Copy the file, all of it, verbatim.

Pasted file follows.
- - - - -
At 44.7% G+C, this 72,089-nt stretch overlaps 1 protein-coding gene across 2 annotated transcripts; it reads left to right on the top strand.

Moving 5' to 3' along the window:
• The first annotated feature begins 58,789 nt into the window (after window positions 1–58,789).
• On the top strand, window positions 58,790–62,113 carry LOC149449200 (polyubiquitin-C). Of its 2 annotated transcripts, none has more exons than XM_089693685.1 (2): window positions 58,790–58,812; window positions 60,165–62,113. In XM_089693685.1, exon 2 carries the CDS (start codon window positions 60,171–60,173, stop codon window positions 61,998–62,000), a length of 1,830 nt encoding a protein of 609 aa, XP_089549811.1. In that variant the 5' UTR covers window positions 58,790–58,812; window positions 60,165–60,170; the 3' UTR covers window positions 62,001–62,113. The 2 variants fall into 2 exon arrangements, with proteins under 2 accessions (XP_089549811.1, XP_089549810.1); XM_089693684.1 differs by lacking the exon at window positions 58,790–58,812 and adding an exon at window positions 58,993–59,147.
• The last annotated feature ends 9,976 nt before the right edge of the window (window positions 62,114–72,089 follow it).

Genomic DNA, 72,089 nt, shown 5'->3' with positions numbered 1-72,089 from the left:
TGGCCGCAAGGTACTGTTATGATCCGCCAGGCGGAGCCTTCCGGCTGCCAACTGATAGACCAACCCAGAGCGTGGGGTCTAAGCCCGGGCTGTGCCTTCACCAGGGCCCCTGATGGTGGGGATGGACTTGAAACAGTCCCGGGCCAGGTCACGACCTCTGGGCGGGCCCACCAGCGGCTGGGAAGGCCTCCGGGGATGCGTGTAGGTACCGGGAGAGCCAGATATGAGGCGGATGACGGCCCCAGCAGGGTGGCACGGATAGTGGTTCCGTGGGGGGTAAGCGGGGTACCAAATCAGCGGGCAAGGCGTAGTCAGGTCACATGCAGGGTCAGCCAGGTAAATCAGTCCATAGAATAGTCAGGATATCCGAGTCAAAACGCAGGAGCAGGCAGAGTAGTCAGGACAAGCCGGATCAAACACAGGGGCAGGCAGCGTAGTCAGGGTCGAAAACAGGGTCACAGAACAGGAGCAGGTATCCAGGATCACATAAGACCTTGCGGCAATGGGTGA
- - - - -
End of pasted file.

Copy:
At 44.7% G+C, this 72,089-nt stretch overlaps 1 protein-coding gene across 2 annotated transcripts; it reads left to right on the top strand.

Moving 5' to 3' along the window:
• The first annotated feature begins 58,789 nt into the window (after window positions 1–58,789).
• On the top strand, window positions 58,790–62,113 carry LOC149449200 (polyubiquitin-C). Of its 2 annotated transcripts, none has more exons than XM_089693685.1 (2): window positions 58,790–58,812; window positions 60,165–62,113. In XM_089693685.1, exon 2 carries the CDS (start codon window positions 60,171–60,173, stop codon window positions 61,998–62,000), a length of 1,830 nt encoding a protein of 609 aa, XP_089549811.1. In that variant the 5' UTR covers window positions 58,790–58,812; window positions 60,165–60,170; the 3' UTR covers window positions 62,001–62,113. The 2 variants fall into 2 exon arrangements, with proteins under 2 accessions (XP_089549811.1, XP_089549810.1); XM_089693684.1 differs by lacking the exon at window positions 58,790–58,812 and adding an exon at window positions 58,993–59,147.
• The last annotated feature ends 9,976 nt before the right edge of the window (window positions 62,114–72,089 follow it).

Genomic DNA, 72,089 nt, shown 5'->3' with positions numbered 1-72,089 from the left:
TGGCCGCAAGGTACTGTTATGATCCGCCAGGCGGAGCCTTCCGGCTGCCAACTGATAGACCAACCCAGAGCGTGGGGTCTAAGCCCGGGCTGTGCCTTCACCAGGGCCCCTGATGGTGGGGATGGACTTGAAACAGTCCCGGGCCAGGTCACGACCTCTGGGCGGGCCCACCAGCGGCTGGGAAGGCCTCCGGGGATGCGTGTAGGTACCGGGAGAGCCAGATATGAGGCGGATGACGGCCCCAGCAGGGTGGCACGGATAGTGGTTCCGTGGGGGGTAAGCGGGGTACCAAATCAGCGGGCAAGGCGTAGTCAGGTCACATGCAGGGTCAGCCAGGTAAATCAGTCCATAGAATAGTCAGGATATCCGAGTCAAAACGCAGGAGCAGGCAGAGTAGTCAGGACAAGCCGGATCAAACACAGGGGCAGGCAGCGTAGTCAGGGTCGAAAACAGGGTCACAGAACAGGAGCAGGTATCCAGGATCACATAAGACCTTGCGGCAATGGGTGA